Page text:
The losing streak is over. The Mets beat the Cards and Bob Gibson 1­0 on Al Jackson’s five-­hitter. On Saturday, the Mets beat the Cards again, 15­5, while the Phils and Reds are idle. The Cards and Reds are tied, and the Phillies trail both by a game with one to play. The Phillies catch the Reds and thrash them 10­0 on the season’s final day, as Allen homers twice and Bunning, back on three days rest, wins his 19th.

The Mets lead the Cards, 3­2 in the fifth. But the Cards rally to score three times in the fifth and sixth innings, Gibson pitches four innings of relief on a day’s rest, and the Cards win the game 11­5 and the NL pennant. The Phillies and Reds tie for a second, a game back.

What was the original name of the Philadelphia 76ers? History of Philadelphia 76ers

The Question: How did the Philadelphia 76ers get their name?

Ans: The simple answer is that the name comes from the signing of the Declaration of Independence in Philadelphia in 1776.

The more fascinating answer is that the team was set up in 1939 as the Syracuse Nationals. In 1963, the Syracuse Nationals were purchased by Irv Kosloff and Ike Richman, both of whom belonged to Philadelphia. A contest was held to change the name of the team, and the winner was Philadelphia 76ers.

The team is often referred to as the Sixers. The ownership has since passed hands. In April 2016, there was news of Will Smith and Jada Pinkett Smith obtaining a majority stake in the team. Josh Harris had been the majority owner since 2011, leading a group of investors including erstwhile CEO of Memphis Grizzlies, Jason Levien.

History of Philadelphia 76ers

Philadelphia 76ers, American expert ball group situated in Philadelphia. The establishment has won three National Basketball Association (NBA) titles (1955, 1967, 1983) and has progressed to the NBA finals on nine events. Regularly alluded to just as the Sixers, the group is the most established establishment in the NBA and is named for the 1776 marking of the Declaration of Independence in Philadelphia.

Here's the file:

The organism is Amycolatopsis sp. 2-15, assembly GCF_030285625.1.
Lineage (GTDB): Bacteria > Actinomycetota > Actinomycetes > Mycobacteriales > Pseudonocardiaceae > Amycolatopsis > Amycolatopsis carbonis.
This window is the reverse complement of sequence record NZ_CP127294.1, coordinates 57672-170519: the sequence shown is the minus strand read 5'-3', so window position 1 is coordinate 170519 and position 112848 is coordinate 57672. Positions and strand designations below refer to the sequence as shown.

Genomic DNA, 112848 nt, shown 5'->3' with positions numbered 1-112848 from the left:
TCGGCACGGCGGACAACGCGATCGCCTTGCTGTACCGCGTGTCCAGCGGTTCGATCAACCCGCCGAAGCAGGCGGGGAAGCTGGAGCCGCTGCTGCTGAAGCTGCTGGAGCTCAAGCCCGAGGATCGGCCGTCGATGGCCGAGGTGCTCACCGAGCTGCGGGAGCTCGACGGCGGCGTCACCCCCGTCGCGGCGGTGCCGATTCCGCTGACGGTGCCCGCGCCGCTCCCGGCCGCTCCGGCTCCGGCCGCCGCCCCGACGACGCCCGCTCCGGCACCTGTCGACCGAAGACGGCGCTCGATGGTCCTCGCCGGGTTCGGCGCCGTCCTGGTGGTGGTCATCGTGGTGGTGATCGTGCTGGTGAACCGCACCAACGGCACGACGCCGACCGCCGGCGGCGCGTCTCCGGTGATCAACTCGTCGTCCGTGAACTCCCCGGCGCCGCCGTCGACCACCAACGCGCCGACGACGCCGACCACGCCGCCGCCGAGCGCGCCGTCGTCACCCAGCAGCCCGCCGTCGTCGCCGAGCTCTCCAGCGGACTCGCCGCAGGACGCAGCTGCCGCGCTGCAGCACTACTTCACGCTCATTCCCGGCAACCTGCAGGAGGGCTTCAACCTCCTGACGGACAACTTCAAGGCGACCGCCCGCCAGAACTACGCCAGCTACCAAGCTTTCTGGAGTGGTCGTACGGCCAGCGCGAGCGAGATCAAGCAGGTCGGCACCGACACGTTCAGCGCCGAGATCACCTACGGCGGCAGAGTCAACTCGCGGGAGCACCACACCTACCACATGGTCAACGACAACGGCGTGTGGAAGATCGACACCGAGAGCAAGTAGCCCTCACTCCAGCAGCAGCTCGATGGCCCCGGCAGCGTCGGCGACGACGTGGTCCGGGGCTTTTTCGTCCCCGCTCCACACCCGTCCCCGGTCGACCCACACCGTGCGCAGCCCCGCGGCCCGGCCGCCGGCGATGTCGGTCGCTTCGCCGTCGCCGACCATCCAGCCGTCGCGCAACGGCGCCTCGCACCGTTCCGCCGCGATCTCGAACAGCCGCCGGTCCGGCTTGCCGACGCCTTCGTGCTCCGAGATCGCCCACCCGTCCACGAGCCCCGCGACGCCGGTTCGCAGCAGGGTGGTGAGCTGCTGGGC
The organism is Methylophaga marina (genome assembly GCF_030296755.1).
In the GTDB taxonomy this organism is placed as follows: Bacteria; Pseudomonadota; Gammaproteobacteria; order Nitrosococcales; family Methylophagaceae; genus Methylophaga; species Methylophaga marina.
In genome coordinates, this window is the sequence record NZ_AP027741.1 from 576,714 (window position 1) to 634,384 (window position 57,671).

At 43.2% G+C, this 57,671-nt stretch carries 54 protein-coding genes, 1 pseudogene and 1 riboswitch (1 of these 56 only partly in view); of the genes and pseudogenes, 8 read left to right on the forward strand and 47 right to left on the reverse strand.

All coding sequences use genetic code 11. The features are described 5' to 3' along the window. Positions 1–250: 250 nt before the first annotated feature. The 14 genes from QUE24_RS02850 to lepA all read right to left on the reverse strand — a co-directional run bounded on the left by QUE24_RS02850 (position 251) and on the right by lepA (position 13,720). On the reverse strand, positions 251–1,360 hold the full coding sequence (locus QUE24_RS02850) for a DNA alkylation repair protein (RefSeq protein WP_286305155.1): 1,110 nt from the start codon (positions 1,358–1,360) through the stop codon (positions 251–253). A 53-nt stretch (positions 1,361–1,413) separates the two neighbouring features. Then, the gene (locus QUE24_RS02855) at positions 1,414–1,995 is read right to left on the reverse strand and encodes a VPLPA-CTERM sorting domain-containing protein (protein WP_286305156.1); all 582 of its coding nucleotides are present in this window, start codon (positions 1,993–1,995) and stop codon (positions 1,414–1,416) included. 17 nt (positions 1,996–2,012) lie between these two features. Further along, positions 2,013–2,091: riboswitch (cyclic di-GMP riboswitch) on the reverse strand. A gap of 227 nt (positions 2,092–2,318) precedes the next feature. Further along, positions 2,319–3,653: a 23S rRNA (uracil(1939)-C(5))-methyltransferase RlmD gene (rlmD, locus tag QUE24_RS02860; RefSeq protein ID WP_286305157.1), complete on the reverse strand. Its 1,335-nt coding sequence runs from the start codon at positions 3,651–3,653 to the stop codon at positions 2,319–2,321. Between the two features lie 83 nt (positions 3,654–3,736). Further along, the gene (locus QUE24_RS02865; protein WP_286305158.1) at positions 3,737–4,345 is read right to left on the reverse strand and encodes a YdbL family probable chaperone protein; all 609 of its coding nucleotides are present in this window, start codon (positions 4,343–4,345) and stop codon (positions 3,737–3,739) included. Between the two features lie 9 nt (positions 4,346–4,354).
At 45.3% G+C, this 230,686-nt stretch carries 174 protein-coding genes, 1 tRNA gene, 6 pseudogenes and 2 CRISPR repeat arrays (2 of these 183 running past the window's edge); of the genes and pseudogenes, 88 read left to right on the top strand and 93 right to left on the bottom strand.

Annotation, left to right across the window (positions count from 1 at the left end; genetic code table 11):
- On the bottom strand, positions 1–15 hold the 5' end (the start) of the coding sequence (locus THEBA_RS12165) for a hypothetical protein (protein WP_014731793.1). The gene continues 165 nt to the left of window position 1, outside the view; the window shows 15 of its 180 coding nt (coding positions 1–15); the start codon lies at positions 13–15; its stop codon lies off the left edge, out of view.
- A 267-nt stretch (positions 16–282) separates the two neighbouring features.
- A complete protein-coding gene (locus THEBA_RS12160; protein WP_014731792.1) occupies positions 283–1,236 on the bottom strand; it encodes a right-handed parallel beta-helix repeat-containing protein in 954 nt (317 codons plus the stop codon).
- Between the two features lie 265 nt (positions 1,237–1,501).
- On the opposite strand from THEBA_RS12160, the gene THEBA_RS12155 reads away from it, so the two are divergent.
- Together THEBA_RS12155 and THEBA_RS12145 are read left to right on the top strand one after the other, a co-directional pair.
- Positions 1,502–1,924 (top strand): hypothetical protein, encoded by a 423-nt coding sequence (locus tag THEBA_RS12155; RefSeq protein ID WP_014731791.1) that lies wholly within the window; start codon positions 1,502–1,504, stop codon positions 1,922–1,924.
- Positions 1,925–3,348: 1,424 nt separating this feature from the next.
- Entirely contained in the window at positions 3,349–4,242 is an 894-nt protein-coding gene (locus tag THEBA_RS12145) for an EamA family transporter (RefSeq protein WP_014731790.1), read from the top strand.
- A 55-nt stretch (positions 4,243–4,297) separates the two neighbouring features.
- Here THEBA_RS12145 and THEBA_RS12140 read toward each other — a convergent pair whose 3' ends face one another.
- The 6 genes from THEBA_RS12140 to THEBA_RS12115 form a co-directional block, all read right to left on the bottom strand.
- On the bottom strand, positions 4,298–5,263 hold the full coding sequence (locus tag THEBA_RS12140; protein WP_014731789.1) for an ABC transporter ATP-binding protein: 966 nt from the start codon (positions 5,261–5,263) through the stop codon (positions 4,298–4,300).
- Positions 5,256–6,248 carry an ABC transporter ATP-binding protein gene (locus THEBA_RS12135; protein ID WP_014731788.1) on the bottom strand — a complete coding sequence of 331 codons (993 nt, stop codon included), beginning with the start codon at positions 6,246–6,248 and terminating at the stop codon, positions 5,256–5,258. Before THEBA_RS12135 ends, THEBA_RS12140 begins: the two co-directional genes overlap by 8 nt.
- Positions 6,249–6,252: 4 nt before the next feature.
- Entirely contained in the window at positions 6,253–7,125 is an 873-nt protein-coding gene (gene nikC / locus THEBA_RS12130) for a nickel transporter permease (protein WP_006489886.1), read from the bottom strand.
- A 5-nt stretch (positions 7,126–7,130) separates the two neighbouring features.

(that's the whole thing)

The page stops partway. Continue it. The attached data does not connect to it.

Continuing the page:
The group was established in 1939 in Syracuse, New York, as the Nationals yet maybe was otherwise called essentially the Nats. The Nationals initially were an autonomous group, unaffiliated with any expert ball class, yet in 1946 they joined the National Basketball League (NBL). In 1949 the NBL converged with the Basketball Association of America to frame the NBA, and the Nationals lost the inaugural NBA finals to the Minneapolis Lakers. After another finals misfortune in 1954, the establishment won its first title the accompanying season, behind the stellar play of forward-focus Dolph Schayes.

Regardless of never missing the postseason in their 14 years in the NBA, the Nationals were not a gainful group, and in 1963 they were sold, migrated to Philadelphia (which the Warriors had deserted for San Francisco in 1962), and renamed. Halfway through the 1964– 65 season, the 76ers exchanged for focus Wilt Chamberlain—potentially the most overwhelming b-ball player ever. Amid the 1966– 67 season, drove by Chamberlain and a solid supporting list that included protect Hal Greer and forward Billy Cunningham, the 76ers posted the then-best consistent season record allied history (68– 13; outperformed five years after the fact by the Los Angeles Lakers, which was thusly bested by the 1995– 96 Chicago Bulls) and won their second NBA title. The 76ers’ mentor, Alex Hannum, left the group after the 1967– 68 season to work nearer to his family on the West Coast, and a despondent Chamberlain requested an exchange. He was sent to the Lakers in the off-season, and the group neglected to progress past the first round of the postseason in every one of the following three seasons.